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Equity VIII

With the advent and subsequent stifling of the writ system, defects in the common law, the principle that like cases should be treated in like manner, became more apparent.

For starters judges and juries adhered too strictly to precedent and decided in line with past cases, without taking into account other facts and factors regardless of how compelling they were.

Furthermore, the process of jury vetting at the time did not exist or was not as comprehensive as it is today, and members of the jury were at times prone to be corrupt and were not averse to intimidating the parties at a trial.

In terms of remedies the only remedy that was available was damages and remedies like specific performance and injunctions (equitable remedies) were not available.

In addition to that the process was overly lengthy with too much attention being paid to what was written and what was not, and the common law courts did not recognize trusts.

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Equity VII

In 1285 the Statute of Westminster II (De Donis Conditionalibus) authorized clerks to issue writs but it was with regards to Writs of Formendon which restricted the sale of land that is inherited and protects the land from being sold, in the form of a trust, and causes it to pass automatically to a heir predetermined by a deed.

While it did complicated matters somewhat (a large portion of the cases that were dealt with at the time were with regards to land) it did protect the rights and the interests of the predetermined heir, especially in cases and instances where the intended heir was a minor, and we also have to look at it in light of the fact that many of the feudal landowners were involved in the crusades (1021 – 1291) at the time, and often left behind young heirs.

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Equity VI

Because of the drawbacks of the writ system, in 1258, the Provisions of Oxford were issued, which expressly forbade the issue of new writs without the permission or consent of the King in Council.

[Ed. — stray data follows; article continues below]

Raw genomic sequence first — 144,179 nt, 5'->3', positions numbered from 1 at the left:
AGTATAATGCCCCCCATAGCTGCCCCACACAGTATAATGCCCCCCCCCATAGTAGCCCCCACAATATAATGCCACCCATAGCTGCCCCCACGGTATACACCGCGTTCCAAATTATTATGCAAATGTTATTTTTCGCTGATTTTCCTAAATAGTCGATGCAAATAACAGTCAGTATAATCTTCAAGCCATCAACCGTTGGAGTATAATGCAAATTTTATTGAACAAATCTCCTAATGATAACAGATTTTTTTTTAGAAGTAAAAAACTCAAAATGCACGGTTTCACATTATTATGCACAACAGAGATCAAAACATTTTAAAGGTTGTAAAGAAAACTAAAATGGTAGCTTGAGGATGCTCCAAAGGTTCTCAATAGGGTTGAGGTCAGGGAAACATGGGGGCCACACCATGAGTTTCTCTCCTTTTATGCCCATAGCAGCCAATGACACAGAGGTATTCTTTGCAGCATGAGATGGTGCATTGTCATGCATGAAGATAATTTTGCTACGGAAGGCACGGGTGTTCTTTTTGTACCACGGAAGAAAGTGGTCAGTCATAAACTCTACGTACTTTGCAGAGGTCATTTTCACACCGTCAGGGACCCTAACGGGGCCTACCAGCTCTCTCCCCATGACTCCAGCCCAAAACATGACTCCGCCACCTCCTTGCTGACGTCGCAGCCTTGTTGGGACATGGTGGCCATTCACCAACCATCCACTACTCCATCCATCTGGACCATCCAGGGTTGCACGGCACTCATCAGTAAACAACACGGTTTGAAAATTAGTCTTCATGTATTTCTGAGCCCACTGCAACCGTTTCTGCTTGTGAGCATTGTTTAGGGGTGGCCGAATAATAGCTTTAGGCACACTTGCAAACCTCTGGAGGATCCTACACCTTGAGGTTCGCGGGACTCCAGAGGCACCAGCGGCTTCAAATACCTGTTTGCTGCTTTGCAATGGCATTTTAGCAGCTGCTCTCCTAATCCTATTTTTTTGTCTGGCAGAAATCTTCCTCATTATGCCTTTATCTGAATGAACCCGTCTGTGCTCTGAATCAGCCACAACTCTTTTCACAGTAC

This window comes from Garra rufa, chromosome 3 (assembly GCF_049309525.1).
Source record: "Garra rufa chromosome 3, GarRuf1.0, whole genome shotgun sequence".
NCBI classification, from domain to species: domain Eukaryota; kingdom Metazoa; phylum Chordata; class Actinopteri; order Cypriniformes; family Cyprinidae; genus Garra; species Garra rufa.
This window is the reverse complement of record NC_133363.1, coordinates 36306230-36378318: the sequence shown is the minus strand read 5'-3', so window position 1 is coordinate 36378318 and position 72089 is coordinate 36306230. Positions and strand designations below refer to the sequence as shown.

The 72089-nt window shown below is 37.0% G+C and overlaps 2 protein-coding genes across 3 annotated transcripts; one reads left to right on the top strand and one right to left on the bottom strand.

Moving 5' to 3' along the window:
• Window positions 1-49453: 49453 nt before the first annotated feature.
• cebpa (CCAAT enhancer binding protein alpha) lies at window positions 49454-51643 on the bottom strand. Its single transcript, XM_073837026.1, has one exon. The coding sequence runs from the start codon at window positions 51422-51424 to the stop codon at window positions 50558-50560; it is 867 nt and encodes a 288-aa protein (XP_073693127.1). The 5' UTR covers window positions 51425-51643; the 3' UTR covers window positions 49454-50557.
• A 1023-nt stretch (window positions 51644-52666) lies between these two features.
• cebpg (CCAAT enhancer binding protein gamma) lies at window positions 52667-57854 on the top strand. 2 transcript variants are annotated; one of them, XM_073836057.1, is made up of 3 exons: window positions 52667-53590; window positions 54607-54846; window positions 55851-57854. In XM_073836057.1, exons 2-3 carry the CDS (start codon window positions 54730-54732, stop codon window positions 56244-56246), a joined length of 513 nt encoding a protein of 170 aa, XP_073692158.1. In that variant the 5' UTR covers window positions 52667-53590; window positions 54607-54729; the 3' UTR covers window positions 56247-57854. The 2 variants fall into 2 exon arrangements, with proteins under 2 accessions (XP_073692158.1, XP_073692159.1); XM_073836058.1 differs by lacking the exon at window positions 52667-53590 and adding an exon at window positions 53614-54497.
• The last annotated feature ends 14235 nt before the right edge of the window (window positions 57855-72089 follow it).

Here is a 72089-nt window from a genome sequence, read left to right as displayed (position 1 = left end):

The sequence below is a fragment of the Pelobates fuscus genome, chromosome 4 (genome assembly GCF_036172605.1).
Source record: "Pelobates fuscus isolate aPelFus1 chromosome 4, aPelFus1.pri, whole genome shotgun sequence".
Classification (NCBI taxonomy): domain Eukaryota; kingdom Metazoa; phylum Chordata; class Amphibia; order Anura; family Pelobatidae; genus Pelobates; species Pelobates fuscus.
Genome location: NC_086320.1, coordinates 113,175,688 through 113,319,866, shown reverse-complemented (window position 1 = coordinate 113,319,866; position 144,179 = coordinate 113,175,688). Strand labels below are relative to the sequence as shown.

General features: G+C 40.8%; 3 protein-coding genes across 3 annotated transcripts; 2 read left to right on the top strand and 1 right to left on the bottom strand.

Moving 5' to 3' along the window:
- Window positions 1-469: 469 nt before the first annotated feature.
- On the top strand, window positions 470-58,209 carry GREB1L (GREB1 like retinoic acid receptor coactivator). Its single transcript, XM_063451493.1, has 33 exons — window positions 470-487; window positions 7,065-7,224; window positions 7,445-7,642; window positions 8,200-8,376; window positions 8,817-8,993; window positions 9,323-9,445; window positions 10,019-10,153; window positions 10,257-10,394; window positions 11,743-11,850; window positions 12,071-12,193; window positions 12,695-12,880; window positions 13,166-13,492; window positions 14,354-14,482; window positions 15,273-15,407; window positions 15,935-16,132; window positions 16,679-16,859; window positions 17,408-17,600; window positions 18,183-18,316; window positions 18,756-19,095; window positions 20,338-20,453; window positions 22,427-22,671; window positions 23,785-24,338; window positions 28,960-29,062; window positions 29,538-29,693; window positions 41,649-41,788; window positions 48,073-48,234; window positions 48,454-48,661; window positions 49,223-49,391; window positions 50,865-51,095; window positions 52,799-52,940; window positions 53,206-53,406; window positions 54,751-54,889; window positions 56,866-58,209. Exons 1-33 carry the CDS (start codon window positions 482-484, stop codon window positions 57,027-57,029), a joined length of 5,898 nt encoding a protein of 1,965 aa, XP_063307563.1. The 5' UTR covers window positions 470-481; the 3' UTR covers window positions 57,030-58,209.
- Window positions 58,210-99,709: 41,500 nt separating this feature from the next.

The start of the Provisions of Oxford 1258 reads as follows: –

It has been provided that from each county there shall be elected four discreet and lawful knights who, on every day that the county is held [i.e. the county court], shall assemble to hear all complaints touching any wrongs and injuries inflicted on any persons by sheriffs, bailiffs, or any other men, and to make the attachments that pertain to the said complaints until the first arrival of the chief justiciar in those parts: so that they shall take from the plaintiff adequate pledges for his prosecution, and from the defendant for his coming and standing trial before the said justiciar on his first arrival; and that the four knights aforesaid shall have all the said complaints enrolled, together with their attachments, in proper order and sequence — namely, for each hundred separately and by itself — so that the said justiciar, on his first arrival, can hear and settle the aforesaid complaints singly from each hundred.

To read the full text please click on the link below: –

The Provisions of Oxford 1258

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Equity V

Over time the judges began to develop a writ system i.e. they issued a written order compelling an individual to take specific action and only allowed individuals remedy under certain circumstances or certain instances.

The writ system however was too simplistic and there were no remedies that were available if the offence did not comply with what constitutes an offence as stipulated by a writ and therefore a plaintiff though he may have been genuinely aggrieved, may not be able to obtain a remedy because the offence was not committed in the manner that was stipulated or laid out in the writ.

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Equity IV

During the reign of Richard I or Richard the Lionhearted, in 1195, the office of “Knights of Peace” was created through a Royal Proclamation. King Richard spent most of his life in the crusades and was probably its most notable commander especially in the Third Crusade.

It would be to some degree or extent fair to say that most of King Richard’s decisions were based on the canons of the Christian Church.

The office of the “Knights of Peace” was created to assist the sheriffs, who were tasked by the king to keep the peace in their respective shires or counties on behalf of the king and these sheriffs had some judicial authority and were give the duty of not only enforcing the law but were also empowered to deal with minor crimes.